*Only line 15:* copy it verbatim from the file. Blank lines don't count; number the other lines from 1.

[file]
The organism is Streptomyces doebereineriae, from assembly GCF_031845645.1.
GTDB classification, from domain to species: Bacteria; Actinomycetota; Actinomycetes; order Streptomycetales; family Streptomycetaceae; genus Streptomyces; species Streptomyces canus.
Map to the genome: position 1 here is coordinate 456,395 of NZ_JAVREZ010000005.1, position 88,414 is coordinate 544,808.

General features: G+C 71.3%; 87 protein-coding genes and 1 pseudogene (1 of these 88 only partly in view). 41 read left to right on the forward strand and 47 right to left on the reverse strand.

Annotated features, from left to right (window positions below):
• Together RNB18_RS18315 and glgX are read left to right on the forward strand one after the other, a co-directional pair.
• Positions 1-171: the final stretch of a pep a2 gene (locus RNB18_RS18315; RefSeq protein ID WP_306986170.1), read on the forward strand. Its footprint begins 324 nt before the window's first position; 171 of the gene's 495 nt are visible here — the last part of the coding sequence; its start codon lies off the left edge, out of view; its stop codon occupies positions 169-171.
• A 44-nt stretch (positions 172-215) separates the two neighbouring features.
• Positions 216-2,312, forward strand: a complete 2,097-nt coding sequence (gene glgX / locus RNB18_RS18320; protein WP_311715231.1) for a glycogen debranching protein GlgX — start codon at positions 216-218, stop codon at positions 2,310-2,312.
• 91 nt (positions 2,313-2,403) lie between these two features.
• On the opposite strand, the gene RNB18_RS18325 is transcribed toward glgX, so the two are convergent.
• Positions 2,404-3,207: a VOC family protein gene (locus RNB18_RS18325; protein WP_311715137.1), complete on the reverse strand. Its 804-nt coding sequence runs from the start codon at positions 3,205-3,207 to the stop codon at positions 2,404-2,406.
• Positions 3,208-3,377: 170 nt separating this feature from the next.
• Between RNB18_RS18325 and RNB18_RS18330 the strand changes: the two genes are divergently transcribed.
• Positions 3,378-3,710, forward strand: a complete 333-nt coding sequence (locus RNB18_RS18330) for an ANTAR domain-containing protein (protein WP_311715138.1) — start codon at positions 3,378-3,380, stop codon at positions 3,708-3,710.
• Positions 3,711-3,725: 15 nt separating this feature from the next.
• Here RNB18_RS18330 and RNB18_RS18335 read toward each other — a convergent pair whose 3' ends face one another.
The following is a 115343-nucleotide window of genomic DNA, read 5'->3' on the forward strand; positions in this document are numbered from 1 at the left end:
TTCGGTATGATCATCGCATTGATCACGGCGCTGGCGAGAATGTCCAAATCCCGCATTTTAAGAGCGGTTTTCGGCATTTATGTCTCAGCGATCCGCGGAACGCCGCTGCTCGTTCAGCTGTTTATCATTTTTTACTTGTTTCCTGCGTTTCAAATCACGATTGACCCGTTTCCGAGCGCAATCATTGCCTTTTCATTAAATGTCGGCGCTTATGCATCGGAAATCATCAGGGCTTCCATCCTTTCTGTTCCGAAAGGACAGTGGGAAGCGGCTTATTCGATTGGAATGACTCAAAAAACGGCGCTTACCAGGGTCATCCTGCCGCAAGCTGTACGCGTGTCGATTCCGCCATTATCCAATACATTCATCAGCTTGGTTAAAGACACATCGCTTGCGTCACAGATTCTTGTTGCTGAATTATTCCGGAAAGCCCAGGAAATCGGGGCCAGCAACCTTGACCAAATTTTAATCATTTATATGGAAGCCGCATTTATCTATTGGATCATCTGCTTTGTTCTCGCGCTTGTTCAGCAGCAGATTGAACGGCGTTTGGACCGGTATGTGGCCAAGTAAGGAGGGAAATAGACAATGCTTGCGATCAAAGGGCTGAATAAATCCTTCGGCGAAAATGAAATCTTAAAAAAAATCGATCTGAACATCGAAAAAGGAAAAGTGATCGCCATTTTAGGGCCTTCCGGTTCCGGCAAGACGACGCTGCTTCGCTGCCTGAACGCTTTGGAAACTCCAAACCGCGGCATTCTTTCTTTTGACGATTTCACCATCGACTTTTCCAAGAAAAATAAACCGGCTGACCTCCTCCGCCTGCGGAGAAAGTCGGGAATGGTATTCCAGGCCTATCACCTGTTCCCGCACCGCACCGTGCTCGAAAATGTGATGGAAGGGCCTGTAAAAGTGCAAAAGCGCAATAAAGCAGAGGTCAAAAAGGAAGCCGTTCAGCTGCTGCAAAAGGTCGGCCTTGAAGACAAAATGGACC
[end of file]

• Positions 3,378-3,710, forward strand: a complete 333-nt coding sequence (locus RNB18_RS18330) for an ANTAR domain-containing protein (protein WP_311715138.1) — start codon at positions 3,378-3,380, stop codon at positions 3,708-3,710.